Things I wish my dad could teach my son:

  1. My family is from the south side of Chicago, so Da Bears were a big part of my childhood. My parents even had an old refrigerator with “The Fridge Perry” painted on the front. I remember get togethers in our basement to watch football and my dad doing the Superbowl Shuffle. My dad loved football, and he especially loved the Chicago Bears. My son has just started enjoying watching NFL games on Sunday, and I want my dad to teach him about the game. I want my dad to tell him stories about his football days.
  2. I want my dad to be there when all of the boys in the neighborhood start up a game of flag football. I want him to see my son celebrate his first touchdown and to give him tips and pointers from his personal experiences.
  3. I want my dad to teach him how to handle disappointments and mean kids. My son has such a big heart, like my dad, but sometimes he is too naïve to see when someone is not being a good friend. He needs man to man conversations from a wiser and more experienced man. It has a much different impact coming from mom.
  4. I want my dad cheering on the sidelines of his basketball games telling him that he is proud of the young man he is becoming. I want him to be there to encourage him and teach him. I imagine my dad shooting hoops with him in the driveway on a Sunday afternoon. And when I see my son practicing his new basketball drills, I long for my dad to listen to him talk excitedly about how he wants to be in the NBA. I will never fill that void.
  5. I want him to be there when he is struggling with a new skill. My dad was always a great teacher. He was supportive, patient, and kind. I have those qualities, but I don’t know much about “guy” stuff.
  6. My dad was passionate about gardening was always looking for someone to show how good his tomatoes were looking or how many green beans were hiding in the garden. My son would have given him the reaction he was looking for. He would have been so impressed with grandpa’s peppers and cucumbers!
  7. My grandpa and my dad both had a concrete finishing businesses. My dad was very proud of his trade and had a great work ethic. He never had a son to pass his trade skills down to. I want him to teach my son the importance of taking pride in your work. I want him to show him how to use a bull float, a trowel, and how to drive a bobcat.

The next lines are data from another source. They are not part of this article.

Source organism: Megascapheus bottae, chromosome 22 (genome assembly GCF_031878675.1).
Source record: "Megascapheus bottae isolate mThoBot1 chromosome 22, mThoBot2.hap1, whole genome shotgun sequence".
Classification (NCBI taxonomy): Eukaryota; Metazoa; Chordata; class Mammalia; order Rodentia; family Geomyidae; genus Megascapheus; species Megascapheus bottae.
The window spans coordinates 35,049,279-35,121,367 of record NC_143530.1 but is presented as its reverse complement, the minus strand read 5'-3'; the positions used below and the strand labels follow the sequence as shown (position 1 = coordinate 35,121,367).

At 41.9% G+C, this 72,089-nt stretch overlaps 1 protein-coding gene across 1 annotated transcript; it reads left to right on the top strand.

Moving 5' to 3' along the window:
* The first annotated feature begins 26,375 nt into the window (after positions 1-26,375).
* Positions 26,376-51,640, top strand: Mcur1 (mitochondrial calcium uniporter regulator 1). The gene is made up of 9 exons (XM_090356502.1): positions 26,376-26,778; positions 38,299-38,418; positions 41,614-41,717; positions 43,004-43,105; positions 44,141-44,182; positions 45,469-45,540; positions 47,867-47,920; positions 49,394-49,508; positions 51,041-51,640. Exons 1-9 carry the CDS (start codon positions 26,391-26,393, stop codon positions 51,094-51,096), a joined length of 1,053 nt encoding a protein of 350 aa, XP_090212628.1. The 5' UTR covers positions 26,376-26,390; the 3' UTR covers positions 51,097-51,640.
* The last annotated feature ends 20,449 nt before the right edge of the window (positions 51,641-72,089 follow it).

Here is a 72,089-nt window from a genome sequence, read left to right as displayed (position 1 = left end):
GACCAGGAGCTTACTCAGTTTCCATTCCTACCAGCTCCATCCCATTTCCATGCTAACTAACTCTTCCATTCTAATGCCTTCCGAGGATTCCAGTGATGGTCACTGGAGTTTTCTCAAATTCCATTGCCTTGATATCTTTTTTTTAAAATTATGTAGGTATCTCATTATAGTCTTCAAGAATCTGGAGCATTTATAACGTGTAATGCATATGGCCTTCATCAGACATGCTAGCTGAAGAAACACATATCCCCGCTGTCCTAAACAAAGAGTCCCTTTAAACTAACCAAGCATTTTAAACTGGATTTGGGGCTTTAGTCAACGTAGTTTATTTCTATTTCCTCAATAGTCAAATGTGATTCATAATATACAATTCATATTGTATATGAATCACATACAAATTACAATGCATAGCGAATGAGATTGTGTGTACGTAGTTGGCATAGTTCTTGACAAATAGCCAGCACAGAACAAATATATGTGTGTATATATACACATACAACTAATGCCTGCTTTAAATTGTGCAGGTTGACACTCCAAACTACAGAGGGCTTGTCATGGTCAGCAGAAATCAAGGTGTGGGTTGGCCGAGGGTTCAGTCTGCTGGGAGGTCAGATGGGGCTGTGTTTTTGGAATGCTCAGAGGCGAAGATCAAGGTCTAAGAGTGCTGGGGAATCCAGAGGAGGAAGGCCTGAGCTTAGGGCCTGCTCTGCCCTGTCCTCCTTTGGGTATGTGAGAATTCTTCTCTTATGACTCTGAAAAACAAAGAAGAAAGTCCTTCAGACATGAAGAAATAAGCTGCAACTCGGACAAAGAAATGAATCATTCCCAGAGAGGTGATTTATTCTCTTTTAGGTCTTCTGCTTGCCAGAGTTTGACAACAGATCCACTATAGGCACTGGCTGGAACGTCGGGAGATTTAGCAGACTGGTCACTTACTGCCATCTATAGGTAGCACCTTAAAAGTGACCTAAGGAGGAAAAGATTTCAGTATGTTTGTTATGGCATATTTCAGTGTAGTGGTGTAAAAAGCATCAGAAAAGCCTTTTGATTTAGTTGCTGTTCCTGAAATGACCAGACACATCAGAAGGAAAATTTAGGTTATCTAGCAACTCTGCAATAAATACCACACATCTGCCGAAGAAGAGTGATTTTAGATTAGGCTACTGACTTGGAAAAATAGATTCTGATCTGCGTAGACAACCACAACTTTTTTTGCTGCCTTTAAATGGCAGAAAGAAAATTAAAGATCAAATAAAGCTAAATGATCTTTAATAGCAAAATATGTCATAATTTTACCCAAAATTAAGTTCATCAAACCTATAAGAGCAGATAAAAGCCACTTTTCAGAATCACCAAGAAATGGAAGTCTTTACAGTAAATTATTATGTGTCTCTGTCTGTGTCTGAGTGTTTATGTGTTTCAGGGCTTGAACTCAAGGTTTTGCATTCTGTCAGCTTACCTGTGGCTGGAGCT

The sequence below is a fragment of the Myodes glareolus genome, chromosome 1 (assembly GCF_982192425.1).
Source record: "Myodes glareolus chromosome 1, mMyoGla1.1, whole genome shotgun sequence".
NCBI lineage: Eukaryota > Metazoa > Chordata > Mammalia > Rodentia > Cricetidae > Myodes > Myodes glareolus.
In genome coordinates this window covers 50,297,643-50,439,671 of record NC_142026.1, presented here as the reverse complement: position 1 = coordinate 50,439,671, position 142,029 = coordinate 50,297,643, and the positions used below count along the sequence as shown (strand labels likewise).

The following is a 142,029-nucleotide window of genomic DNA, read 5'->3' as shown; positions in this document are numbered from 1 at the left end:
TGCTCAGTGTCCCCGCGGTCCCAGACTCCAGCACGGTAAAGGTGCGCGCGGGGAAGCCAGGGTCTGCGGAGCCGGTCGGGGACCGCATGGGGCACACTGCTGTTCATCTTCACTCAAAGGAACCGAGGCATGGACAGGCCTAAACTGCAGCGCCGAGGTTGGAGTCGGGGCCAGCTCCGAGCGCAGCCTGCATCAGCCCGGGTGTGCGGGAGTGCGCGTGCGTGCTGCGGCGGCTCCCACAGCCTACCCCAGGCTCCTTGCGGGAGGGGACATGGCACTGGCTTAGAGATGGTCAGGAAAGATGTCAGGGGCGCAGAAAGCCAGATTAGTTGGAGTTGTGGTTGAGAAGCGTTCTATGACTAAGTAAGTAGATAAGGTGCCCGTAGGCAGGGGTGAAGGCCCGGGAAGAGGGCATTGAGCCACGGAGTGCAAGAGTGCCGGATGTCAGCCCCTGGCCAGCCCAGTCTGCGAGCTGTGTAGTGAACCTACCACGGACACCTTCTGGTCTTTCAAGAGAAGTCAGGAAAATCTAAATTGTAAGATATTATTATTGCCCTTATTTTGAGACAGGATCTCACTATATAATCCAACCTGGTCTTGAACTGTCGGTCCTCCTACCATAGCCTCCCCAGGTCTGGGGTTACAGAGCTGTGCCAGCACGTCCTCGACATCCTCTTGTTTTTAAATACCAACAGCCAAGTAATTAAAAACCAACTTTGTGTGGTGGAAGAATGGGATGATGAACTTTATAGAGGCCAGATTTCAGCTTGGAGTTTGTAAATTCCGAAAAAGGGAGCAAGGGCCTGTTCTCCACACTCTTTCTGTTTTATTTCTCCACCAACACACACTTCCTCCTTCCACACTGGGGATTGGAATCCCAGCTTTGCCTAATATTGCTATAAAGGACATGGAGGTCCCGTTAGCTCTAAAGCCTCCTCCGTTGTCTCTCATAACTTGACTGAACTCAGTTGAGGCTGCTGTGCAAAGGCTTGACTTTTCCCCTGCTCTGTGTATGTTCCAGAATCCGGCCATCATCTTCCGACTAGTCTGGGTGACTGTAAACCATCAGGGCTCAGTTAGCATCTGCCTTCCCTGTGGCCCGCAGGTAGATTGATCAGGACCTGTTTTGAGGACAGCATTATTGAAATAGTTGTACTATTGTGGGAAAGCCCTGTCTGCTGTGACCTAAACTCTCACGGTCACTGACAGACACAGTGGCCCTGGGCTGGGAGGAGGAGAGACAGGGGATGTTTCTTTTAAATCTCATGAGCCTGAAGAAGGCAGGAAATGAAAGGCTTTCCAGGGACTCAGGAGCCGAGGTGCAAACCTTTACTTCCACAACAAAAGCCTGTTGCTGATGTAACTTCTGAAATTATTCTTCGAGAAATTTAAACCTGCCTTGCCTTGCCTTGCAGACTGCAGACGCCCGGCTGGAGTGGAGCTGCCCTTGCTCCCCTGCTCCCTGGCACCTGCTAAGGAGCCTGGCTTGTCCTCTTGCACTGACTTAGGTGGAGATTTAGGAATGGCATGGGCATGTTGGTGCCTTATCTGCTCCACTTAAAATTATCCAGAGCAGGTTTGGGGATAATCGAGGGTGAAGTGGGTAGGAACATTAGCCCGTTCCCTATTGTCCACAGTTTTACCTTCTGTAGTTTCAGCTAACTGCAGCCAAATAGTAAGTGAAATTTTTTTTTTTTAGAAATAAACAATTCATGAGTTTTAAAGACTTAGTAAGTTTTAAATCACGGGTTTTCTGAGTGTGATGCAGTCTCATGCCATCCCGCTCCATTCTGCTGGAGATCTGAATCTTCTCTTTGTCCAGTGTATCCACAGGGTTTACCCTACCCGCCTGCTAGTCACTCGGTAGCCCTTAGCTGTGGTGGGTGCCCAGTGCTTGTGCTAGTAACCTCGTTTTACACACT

8. I want him to teach my son how to drive a stick shift. I will always remember driving in his truck when I was little. He would put my hand on the shifter and wrap his weathered hand over mine so I could feel the way it worked. As I got older he let me attempt to drive his truck. I never did figure it out. It wasn’t because he gave up on me, it was because I lost interest. How I wish I could go back to that moment.
  9. I want him to spend a cold winter day with my son reminiscing about his life as a boy growing up in the 1960’s. I want them to spend time looking through the old newspaper clippings of “The Toe” and the 4th of July parades. Or showing him his yearbook with pictures of his first girlfriend or old buddies. It’s just not the same coming from me, although I am so grateful to still have some of that memorabilia.
  10. I want him to teach him about our Polish Heritage. I don’t even know if he knew that much, but he knew how to make the best chicken soup with kluskis. I make this every year to celebrate my dad’s life. I want to pass this recipe down from generation to generation.

Mostly, I just want him here. I want my son to have the opportunity to know the man who shaped me. I can try to instill these values or traditions into my son, but no one will ever be able to replace my dad. My son will never have a grandpa and my heart breaks for him, but I appreciate the men that he has in his life, and he is turning out to be a great young man, but I can only imagine the impact my dad would have had on him.

Memoir Project…A Little More

A skeleton with skin draped over his bones stands before me almost unrecognizable, except for his kind, blue eyes begging for someone to show him mercy. The tattered flannel shirt swallows his once muscular body. He has created his own personal Hell and his demons have forced everyone away. He has hurt too many people, but how do I say that to my father?

Words are not exchanged, but I open the door, and let him back into my life. He brings a peace offering, canned goods from the local food pantry, and places the plastic grocery bag on the counter.  He is unable to look me in the eye, he knows I am pissed, and there is nothing he can say, so he slowly starts to place a dented can of peas and box of macaroni noodles on the shelf. My heart sinks to a place deeper than I even knew existed. As I watch, tears fill my eyes, and I have to turn away from him. Looking down, as I try to gain my composure, I notice a hole in the toe of his tennis shoe. They aren’t shoes that I ever remember him having; he always wore construction boots, and I wonder what happened to his boots.